January 22, 2018 | The Wall Street Journal

Hit Ayatollah Khamenei in His Pocketbook

The Trump administration already has offered rhetorical support to Iran’s antigovernment protesters. Now, nearly a month after the demonstrations began, how can the U.S. provide material help? Follow the money.

Supreme Leader Ayatollah Ali Khamenei’s supporters brag about his modest lifestyle. They fail to mention that he runs a multibillion-dollar corporate conglomerate to fund his political patronage networks. His three most valuable possessions are the Execution of Imam Khomeini’s Order, or EIKO ; the Mostazafan Foundation; and the Astan Quds Razavi. These businesses have an interest in nearly every Iranian industry and are worth approximately $200 billion, according to our estimates.

The entities acquired a considerable share of their assets from the systematic confiscation of private property that followed the Islamic Revolution of 1979. They don’t pay taxes, and only the supreme leader’s office can audit them. They use their political connections to outmaneuver their rivals and to win lucrative government contracts. It is no wonder so many Iranians, deprived of basic necessities, resent their leaders.

A 2013 investigation by Reuters estimated that EIKO was worth around $95 billion, with more than half of its assets in real estate. Established in the late 1980s, its three main holdings are the Tadbir Group, Rey Group and Barkat Foundation. Dozens of subsidiaries and front companies make it hard to ascertain the full extent of the network.

Ayatollah Ruhollah Khomeini, Mr. Khamenei’s predecessor, created the Mostazafan Foundation after the Islamic Revolution. Designed to seize and manage assets owned by the deposed royal family and its associates, the foundation now controls hundreds of companies. A few months ago it published annual financial statements that declared its assets to be around $16 billion—likely a deliberate understatement.

The third entity is Astan Quds Razavi, whose business arm is the Razavi Economic Organization. Astan has tight control over the economy of three southern provinces of Iran, where it owns companies in the lucrative energy and agriculture industries. Its real-estate portfolio is valued at $20 billion, according to BBC Persian, and it owns nearly half of the land in Mashhad, where the recent protests began.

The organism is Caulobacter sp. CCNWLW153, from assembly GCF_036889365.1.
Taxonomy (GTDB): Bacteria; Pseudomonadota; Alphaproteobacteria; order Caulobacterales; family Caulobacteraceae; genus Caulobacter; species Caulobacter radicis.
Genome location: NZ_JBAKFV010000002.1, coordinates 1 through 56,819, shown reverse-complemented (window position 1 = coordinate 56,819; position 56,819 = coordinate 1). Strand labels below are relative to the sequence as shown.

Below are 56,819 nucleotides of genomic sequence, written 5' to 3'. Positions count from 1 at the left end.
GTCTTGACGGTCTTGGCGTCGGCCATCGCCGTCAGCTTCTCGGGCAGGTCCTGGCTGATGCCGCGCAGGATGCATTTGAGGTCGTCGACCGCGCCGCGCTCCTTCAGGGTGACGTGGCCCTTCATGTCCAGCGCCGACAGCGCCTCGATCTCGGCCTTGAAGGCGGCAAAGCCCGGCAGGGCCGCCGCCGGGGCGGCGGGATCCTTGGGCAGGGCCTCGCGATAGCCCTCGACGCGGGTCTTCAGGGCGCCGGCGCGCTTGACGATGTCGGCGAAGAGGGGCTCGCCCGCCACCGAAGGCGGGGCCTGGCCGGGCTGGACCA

The U.S. Treasury in 2013 enacted sanctions against EIKO and 37 subsidiaries. A Treasury press release said the entity’s goal is “to generate and control massive, off-the-books investments, shielded from the view of the Iranian people and international regulators.” The Obama administration lifted the sanctions as part of the 2015 nuclear deal. Never mind that their original designation had nothing to do with Iran’s nuclear program.

Companies owned or controlled by the state, including the Khamenei conglomerate and foundations, were the biggest beneficiaries of the nuclear accord. Since the deal was struck in July 2015, nearly 110 business and investment deals have been signed with Iranian companies. According to Reuters, 90 of those entities are owned or controlled by the state.

A January 2017 investigation by Reuters found that companies controlled by EIKO signed at least five contracts with foreign firms. Those include a $10 billion agreement to build oil refineries with South Korea’s Daewoo Engineering and Construction Co. and Hyundai Engineering and Construction. The Spanish and Danish pharmaceutical companies Chemo Group and Novo Nordisk have also signed deals to work with EIKO.

The Mostazafan Foundation and Astan Quds Razavi have contracts with foreign companies too. Bon Rail, owned by the Mostazafan Foundation, signed a memorandum of understanding with the German firm Deutsche Bahn, to improve its railroad services. The foundation is also involved in a $1.5 billion deal with Daewoo.

While these entities are far from transparent, the U.S. knows enough to target them with sanctions. The Foundation for Defense of Democracies has identified 146 Khamenei-owned companies and 144 executives and board members associated with these companies. The Trump administration can use the Global Magnitsky Human Rights Accountability Act of 2016 to isolate the Khamenei business empire, freeze its assets, and penalize international companies that enrich the Iranian regime.

With President Trump and the Iranian protesters on the same side against the supreme leader and his criminal regime, now is the time to strike.

Mark Dubowitz is the chief executive officer of the Foundation for Defense of Democracies. Follow Mark on Twitter @mdubowitz.

Saeed Ghasseminejad is a research fellow at the Foundation for Defense of Democracies. Follow Saeed on Twitter @SGhasseminejad.

Follow the Foundation for Defense of Democracies on Twitter @FDD. FDD is a Washington-based nonpartisan research institute focusing on national security and foreign policy.


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